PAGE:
Defense Needs More Time Translating Gov’t Evidence Into Thai
The extradition hearing for a Sam Rainsy Party activist being sought in Thailand by Cambodian officials for the 1998 Siem Reap rocket attack has been postponed for two the three months, party members said Wednesday.
Sok Yoeun, who was arrested in Thailand last year after fleeing Battambang province, will remain in Thai custody pending two hearings, scheduled for Sept 4 and Oct 10, opposition party parliamentarian Tioulong Saumura said.
Sok Yoeun’s lawyer told Thai court officials he needed more time to have evidence submitted by the Cambodian government translated into Thai, Tioulong Saumura said. Thai authorities will question Cambodian government witnesses in September and defense witnesses during the following month’s hearing, she said.
She said she did not know the names of any of the witnesses expected to be called.
The Cambodian government has failed to reveal exactly what evidence it has implicating Sok Yoeun, though authorities claim audio and video recorded confessions exist.
Cambodian government officials have accused Sok Yoeun of helping organize the grenade attack, which has been called by some an assassination attempt on Prime Minister Hun Sen.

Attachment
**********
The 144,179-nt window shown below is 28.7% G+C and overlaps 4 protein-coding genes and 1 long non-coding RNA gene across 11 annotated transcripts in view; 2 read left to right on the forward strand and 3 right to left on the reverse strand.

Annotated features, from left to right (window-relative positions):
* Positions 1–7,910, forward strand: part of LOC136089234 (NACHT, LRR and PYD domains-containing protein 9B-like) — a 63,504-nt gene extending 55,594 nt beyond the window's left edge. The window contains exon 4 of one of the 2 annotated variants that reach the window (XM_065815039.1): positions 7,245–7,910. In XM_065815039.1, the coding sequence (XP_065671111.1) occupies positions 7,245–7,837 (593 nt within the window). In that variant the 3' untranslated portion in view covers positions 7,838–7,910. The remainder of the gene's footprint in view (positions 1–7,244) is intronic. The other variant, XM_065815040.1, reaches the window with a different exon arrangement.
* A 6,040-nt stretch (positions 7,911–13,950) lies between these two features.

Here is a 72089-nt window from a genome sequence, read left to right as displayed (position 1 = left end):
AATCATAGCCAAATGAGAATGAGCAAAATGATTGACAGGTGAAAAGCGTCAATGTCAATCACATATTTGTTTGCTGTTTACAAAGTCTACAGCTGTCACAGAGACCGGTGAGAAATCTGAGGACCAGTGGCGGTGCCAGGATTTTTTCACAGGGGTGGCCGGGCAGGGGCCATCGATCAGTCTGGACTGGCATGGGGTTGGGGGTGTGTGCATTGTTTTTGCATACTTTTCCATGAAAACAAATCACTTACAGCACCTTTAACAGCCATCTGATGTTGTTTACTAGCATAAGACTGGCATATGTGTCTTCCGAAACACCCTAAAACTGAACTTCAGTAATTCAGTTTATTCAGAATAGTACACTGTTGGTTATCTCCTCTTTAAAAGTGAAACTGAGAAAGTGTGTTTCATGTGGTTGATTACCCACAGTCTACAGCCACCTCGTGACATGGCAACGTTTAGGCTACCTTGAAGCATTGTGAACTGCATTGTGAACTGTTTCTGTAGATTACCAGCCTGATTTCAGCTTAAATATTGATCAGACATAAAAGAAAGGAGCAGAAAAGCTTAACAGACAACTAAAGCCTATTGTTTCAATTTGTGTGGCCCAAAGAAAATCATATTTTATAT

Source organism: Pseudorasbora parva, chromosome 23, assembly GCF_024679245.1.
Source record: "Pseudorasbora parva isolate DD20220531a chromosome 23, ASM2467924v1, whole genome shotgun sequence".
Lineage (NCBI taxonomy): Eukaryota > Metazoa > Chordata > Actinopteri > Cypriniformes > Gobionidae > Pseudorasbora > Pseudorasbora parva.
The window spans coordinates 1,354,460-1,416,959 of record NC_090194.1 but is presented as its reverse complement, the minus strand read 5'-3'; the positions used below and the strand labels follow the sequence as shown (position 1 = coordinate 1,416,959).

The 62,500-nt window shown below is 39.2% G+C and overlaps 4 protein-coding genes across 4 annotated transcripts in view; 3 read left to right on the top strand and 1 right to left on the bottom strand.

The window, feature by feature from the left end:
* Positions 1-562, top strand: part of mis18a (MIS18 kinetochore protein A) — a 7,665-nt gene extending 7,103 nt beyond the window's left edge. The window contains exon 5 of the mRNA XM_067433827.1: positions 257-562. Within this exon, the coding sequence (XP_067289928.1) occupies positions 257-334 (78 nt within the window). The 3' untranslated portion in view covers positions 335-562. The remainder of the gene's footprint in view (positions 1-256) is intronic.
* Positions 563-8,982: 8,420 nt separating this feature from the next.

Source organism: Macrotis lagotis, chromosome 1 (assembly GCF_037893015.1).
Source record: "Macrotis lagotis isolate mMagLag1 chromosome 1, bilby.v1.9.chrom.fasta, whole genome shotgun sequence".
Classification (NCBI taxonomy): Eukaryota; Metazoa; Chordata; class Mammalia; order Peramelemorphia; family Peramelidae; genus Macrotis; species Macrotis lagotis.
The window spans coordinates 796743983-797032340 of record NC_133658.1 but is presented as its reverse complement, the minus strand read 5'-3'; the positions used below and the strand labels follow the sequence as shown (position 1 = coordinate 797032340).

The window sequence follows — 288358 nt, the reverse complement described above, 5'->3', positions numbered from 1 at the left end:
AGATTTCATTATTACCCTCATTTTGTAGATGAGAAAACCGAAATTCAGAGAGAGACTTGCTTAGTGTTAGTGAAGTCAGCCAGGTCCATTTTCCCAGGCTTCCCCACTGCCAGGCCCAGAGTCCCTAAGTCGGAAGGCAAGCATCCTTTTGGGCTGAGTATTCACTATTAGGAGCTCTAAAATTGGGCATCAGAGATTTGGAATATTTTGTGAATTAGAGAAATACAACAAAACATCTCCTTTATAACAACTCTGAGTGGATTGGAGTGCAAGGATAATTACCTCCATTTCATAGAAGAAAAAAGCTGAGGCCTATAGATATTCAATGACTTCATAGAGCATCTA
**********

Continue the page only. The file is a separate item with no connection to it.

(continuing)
Sok Yoeun left the country after authorities arrested two other Sam Rainsy Party members late last year, but was detained in Thailand and served six months in jail for immigration violations.
After his release he was immediately re-arrested and is being held pending the outcome of his extradition hearing.
“I am confident that the Thai judges will listen to humanitarian organizations…that the Cambodian courts are subject to political interference,” said opposition party boss Sam Rainsy, who continues to claim the government’s extradition attempt is a form of political intimidation.
“I hope Sok Yoeun will not be sent back to Cambodia because he will not be given a fair trial,” Sam Rainsy said. Party members say Sok Yoeun, who has been granted “person of concern” status by the UN, is prepared to leave for a neutral third country, possibly in Scandinavia, if Cambodia loses its extradition bid.